UNITED KINGDOM: by John MillerNews Weekly
London transport bomb plot trial collapses
, August 16, 2008
A British jury has failed to reach verdicts in the trial of three men charged with helping plan the 7/7 London terrorist bombings. John Miller, a senior intelligence officer, reports."It will always remain the best joke made by the democratic system that it provided its deadly enemies with the means of destroying it." - Josef Goebbels.
Four suicide-bombers blew themselves up aboard three separate underground trains and a bus in London during the rush hour on July 7, 2005. The explosions killed 52 people and injured 700.
The terrorist bombings have been described as the worst attack on the British capital since World War II.
The four bombers, who all died in the attack, were British-born Muslims who were seemingly normal and integrated young men.
In the recent trial, the three defendants, accused of helping plan the attack, acknowledged that they knew the suicide-bombers, but denied the charges of conspiring with them to cause explosions. They were the only other persons charged in connection with the atrocity.
Prosecution evidence included reports of the defendants carrying out "hostile reconnaissance" missions at a series of locations which bore a "striking similarity" to where the suicide-bombers subsequently carried out their attacks.
Furthermore, just before Christmas the previous year, the defendants had taken part in a test run for the 2005 attacks and accompanied the suicide-bombers reconnoitring the transport system.
For those working in counter-terrorism, the failure of the jury to reach a decision after 15 days of deliberations is a major setback. However, it is extremely likely that the Crown will seek a retrial, and the defendants have been held in custody in anticipation of such a step.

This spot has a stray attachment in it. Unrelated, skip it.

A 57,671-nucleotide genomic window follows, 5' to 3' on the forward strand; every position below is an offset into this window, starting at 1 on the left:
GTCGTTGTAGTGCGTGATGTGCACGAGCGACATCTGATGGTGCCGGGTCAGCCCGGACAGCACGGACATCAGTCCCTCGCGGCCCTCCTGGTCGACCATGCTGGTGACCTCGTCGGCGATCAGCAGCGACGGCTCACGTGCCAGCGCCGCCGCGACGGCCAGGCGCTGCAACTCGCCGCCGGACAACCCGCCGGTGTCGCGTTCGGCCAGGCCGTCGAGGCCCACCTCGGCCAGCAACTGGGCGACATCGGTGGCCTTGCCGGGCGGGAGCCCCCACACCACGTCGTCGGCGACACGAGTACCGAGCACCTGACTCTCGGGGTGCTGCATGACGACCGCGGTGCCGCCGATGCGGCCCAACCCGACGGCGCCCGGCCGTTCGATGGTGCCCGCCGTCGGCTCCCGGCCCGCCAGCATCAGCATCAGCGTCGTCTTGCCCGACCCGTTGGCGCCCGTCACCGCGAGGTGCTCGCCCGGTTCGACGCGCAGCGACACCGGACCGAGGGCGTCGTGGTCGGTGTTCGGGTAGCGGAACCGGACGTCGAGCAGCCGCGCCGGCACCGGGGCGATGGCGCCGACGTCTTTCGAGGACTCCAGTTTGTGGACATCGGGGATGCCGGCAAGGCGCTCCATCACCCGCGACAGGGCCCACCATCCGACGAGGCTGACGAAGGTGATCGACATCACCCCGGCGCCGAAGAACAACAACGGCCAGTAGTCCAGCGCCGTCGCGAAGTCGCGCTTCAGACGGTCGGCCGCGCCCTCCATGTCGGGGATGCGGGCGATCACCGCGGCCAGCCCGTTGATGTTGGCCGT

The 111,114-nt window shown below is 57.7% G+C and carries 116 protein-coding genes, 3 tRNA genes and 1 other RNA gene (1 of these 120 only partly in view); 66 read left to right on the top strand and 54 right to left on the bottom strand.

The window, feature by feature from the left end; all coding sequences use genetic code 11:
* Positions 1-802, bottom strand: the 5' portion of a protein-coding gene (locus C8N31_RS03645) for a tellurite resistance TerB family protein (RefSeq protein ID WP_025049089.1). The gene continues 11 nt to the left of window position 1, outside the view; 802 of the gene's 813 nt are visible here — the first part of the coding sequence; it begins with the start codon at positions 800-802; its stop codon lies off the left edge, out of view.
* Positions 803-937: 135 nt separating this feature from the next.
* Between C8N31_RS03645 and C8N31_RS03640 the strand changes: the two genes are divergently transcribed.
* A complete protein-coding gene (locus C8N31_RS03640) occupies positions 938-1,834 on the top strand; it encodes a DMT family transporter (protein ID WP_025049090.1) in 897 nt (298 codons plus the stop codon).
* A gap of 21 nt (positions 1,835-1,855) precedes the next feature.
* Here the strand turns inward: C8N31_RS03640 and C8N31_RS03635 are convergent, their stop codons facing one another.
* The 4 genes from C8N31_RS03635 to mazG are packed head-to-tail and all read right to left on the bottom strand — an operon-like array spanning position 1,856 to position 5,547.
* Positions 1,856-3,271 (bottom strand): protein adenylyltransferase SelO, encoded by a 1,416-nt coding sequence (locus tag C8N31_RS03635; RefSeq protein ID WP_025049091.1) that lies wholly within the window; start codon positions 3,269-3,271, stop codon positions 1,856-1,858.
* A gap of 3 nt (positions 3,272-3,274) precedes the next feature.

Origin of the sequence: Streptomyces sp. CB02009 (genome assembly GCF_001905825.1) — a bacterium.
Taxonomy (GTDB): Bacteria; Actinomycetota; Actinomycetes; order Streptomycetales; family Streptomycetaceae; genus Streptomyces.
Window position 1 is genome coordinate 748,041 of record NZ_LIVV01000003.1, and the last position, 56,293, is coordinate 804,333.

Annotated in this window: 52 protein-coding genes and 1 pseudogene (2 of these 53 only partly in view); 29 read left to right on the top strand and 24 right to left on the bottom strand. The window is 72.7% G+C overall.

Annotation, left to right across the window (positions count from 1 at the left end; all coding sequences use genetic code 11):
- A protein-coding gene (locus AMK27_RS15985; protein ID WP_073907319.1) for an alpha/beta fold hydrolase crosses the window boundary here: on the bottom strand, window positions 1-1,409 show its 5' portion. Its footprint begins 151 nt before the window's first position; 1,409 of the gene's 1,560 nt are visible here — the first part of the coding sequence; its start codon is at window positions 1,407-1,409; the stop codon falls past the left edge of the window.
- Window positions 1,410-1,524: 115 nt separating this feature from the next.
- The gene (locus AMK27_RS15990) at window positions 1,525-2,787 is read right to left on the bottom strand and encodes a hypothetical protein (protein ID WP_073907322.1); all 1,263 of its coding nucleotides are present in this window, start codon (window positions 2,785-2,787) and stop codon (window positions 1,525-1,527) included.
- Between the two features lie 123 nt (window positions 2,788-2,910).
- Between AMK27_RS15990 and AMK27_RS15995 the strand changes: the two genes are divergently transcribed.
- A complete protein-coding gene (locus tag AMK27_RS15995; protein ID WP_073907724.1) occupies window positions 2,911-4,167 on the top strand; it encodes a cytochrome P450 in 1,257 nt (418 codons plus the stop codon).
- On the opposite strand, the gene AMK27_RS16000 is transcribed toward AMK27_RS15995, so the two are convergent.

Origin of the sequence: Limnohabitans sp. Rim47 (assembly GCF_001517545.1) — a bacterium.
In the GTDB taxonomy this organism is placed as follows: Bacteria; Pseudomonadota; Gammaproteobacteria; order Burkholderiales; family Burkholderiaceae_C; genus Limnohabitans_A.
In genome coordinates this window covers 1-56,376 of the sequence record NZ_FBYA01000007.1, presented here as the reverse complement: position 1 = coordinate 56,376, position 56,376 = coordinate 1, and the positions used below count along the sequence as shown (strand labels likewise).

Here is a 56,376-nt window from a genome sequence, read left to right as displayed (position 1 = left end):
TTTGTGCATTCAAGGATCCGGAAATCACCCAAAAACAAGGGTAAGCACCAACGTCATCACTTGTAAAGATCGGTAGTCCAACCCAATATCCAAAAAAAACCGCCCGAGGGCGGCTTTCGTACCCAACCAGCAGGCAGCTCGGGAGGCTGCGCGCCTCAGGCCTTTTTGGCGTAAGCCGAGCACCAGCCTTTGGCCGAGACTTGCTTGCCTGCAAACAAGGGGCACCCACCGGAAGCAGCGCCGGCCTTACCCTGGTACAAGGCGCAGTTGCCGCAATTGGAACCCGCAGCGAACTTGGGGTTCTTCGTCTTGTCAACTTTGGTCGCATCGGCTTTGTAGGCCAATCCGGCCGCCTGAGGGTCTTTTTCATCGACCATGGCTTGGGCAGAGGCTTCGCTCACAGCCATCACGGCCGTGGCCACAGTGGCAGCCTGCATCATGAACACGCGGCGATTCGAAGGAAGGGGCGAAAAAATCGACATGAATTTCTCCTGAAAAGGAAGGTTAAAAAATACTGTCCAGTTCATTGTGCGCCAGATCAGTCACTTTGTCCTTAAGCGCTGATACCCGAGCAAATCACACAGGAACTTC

The British and Commonwealth legal system ensures that a defendant is presumed innocent unless found guilty beyond all reasonable doubt.
We are, however, faced with a foe who does not recognise our institutions or the legitimacy of our law; yet this same rule of law serves to protect them in the same way that it protects the law-abiding.
It is perfectly justifiable to ask whether we should establish special courts to try terrorist suspects, or, at the very least, remove some of the legal protections they currently enjoy.
This will be an unpopular suggestion, but, out of respect for the victims of terrorism and those seeking to prevent further atrocities, the idea should not be dismissed out of hand.
In a somewhat depressing footnote, on the day that the presiding judge discharged the jury, the final design of a permanent memorial to the victims of the attack was unveiled.
It will take the form of 52 steel posts, erected in London's Hyde Park and grouped in four clusters, to reflect the four attacks. Alongside the memorial will be a plaque on a grass bank listing the 52 victims' names.
A spokesman for the group representing the families of the 7/7 victims has described it as a fitting tribute. No doubt it will be, but it will not bring one of the dead back to life.